The area with the largest problems encountered so far when crossing the border between the UK and the EU has been the movement of plant and animal products. Problems with Sanitary and Phytosanitary (SPS) checks & bureaucracy has become most apparent in recent weeks. 

The relationship between Great Britain and Northern Ireland and the rules in place governing the movement of SPS goods are not fit for purpose for an internal border.  The rules are designed to protect the EU single market, what they don’t do effectively is allow a fully functional internal relationship between Great Britain an Northern Ireland.

Major simplification and rationalisation of the rules for the Great Britain – Northern Ireland transport of plant and animal goods should be an objective for all, for the UK, Northern Ireland and Irish Governments as well as the European Union.

Our view is that the benefits of the current restrictions are far outweighed by the costs imposed by the current rules.

We are seeing increasing evidence of issues arising from rules of origin, at this stage it is very difficult to be exact because so many people are dealing with new rules with which that they are unfamiliar.  It may be the case that this will bed-down over time as people become familiar with the complexities and limitations imposed by the rules, it is something that will need to be watched and assessed over coming months.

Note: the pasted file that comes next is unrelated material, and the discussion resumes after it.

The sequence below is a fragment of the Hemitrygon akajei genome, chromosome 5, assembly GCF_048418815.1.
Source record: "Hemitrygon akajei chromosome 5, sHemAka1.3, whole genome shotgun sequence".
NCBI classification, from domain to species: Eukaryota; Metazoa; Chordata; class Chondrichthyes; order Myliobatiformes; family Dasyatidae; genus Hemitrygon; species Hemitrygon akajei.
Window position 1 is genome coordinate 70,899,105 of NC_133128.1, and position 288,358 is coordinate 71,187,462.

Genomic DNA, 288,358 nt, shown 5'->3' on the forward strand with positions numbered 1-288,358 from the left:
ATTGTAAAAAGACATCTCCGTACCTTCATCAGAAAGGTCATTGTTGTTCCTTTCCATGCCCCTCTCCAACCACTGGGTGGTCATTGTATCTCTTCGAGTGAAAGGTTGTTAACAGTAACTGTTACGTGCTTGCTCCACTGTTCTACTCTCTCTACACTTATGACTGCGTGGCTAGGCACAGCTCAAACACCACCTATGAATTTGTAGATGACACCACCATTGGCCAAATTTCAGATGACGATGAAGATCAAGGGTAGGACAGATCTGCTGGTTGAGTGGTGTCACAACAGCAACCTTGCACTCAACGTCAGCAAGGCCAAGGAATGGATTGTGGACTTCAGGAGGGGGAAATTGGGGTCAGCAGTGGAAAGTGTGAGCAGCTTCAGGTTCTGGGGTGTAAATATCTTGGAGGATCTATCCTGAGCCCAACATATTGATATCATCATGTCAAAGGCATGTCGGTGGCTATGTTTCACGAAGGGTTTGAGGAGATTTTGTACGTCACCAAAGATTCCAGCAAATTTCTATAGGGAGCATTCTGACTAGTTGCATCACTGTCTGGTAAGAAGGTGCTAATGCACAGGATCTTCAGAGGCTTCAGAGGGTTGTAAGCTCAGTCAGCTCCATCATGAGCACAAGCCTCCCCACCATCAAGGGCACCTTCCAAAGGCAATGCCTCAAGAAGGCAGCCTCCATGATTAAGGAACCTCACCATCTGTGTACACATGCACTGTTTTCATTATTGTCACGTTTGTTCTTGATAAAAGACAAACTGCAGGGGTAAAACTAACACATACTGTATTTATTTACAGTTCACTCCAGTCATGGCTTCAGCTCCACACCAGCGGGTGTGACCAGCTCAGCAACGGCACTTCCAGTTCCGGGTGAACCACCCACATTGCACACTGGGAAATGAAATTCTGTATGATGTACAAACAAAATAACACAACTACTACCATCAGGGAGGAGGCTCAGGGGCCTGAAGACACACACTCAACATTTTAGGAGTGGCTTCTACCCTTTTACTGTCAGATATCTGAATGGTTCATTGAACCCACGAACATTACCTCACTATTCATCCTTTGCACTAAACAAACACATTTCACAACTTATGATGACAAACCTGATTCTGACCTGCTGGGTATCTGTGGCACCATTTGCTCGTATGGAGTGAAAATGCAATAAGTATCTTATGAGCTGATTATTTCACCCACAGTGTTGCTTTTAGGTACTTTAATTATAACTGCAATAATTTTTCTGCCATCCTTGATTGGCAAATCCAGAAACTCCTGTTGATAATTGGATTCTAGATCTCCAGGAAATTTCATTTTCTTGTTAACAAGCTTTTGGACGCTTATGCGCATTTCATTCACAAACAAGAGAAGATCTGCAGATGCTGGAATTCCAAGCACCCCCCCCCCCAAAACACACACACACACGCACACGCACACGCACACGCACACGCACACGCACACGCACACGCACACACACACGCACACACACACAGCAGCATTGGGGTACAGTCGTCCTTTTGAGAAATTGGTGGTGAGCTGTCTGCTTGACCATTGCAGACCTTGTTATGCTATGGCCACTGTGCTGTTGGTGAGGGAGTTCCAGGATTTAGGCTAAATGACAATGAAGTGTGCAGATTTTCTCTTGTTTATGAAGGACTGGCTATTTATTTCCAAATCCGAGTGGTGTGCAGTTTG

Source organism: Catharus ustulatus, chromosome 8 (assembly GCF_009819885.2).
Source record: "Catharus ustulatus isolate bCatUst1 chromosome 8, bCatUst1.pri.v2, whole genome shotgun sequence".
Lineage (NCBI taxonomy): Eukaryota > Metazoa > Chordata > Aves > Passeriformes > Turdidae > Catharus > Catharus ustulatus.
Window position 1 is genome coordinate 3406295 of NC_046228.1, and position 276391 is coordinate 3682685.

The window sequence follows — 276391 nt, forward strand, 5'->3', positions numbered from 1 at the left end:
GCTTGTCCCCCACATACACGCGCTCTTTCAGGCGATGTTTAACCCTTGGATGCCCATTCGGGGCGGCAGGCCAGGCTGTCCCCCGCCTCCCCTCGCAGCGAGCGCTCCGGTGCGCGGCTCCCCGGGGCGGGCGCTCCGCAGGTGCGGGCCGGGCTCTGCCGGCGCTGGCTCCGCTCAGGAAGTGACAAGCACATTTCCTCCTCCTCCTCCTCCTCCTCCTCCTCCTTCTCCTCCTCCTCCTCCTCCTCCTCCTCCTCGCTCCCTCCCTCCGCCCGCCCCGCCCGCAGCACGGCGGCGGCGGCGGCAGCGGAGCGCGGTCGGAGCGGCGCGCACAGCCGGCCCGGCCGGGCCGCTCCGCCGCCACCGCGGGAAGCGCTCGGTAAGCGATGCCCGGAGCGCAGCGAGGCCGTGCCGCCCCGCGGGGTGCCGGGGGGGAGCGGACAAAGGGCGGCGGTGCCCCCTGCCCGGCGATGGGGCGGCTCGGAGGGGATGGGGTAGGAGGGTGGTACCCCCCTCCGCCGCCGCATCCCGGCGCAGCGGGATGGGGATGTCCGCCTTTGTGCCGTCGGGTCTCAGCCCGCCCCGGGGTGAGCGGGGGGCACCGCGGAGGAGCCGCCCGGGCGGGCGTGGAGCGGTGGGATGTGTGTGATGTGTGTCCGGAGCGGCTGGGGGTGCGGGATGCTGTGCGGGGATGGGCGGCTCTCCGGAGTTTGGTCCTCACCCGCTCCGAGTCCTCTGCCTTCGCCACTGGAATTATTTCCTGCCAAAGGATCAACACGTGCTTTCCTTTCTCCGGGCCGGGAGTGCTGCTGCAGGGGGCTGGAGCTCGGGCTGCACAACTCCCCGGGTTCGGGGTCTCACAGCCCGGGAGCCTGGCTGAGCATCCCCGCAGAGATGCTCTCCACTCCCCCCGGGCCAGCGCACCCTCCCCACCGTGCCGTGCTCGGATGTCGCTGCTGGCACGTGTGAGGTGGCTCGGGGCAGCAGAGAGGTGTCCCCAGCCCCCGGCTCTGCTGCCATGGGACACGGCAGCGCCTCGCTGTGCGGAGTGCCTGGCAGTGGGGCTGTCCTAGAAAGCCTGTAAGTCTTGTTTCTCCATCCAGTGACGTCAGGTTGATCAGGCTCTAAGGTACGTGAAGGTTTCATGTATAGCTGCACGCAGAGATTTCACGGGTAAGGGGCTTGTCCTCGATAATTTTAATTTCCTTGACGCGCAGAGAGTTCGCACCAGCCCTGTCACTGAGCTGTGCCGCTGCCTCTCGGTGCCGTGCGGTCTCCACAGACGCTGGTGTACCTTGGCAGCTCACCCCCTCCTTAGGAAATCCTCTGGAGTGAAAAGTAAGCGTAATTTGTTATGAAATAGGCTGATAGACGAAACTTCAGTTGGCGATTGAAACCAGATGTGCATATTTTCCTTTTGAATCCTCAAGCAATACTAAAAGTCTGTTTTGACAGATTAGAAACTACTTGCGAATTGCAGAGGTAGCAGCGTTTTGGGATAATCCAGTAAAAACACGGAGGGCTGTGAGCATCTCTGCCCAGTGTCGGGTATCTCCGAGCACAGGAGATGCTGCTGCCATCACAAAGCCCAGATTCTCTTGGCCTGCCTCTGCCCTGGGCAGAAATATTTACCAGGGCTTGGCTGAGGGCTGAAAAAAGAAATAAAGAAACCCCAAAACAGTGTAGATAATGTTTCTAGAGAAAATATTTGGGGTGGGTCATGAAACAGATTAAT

Finally, the RHA would just like to say that the logistics industry is focused on serving its customers to the best of its ability. In essence that means we have to work within the rules and laws provided to us.  Where we see unnecessary and disproportionate problems we will raise the issues appropriately, but we also recognise that the relationship between the UK and the EU has changed and we as an industry, along with our customers, have to change and adapt to the new regulatory environment we find ourselves in. 

We recognise that wholesale change to the TCA is an unrealistic aspiration, but that should not prevent us all seeking improvements.  An evolution of the TCA should be possible.  The TCA, and indeed the Northern Ireland protocol, should be viewed as living documents, adapting rules and regulations over time to deal with the practical problems we face for the benefit of all parties.

Thank you for this opportunity to comment should you require any further information will have any supplementary questions at all please do not hesitate to contact me and I will do my best to respond fully and quickly.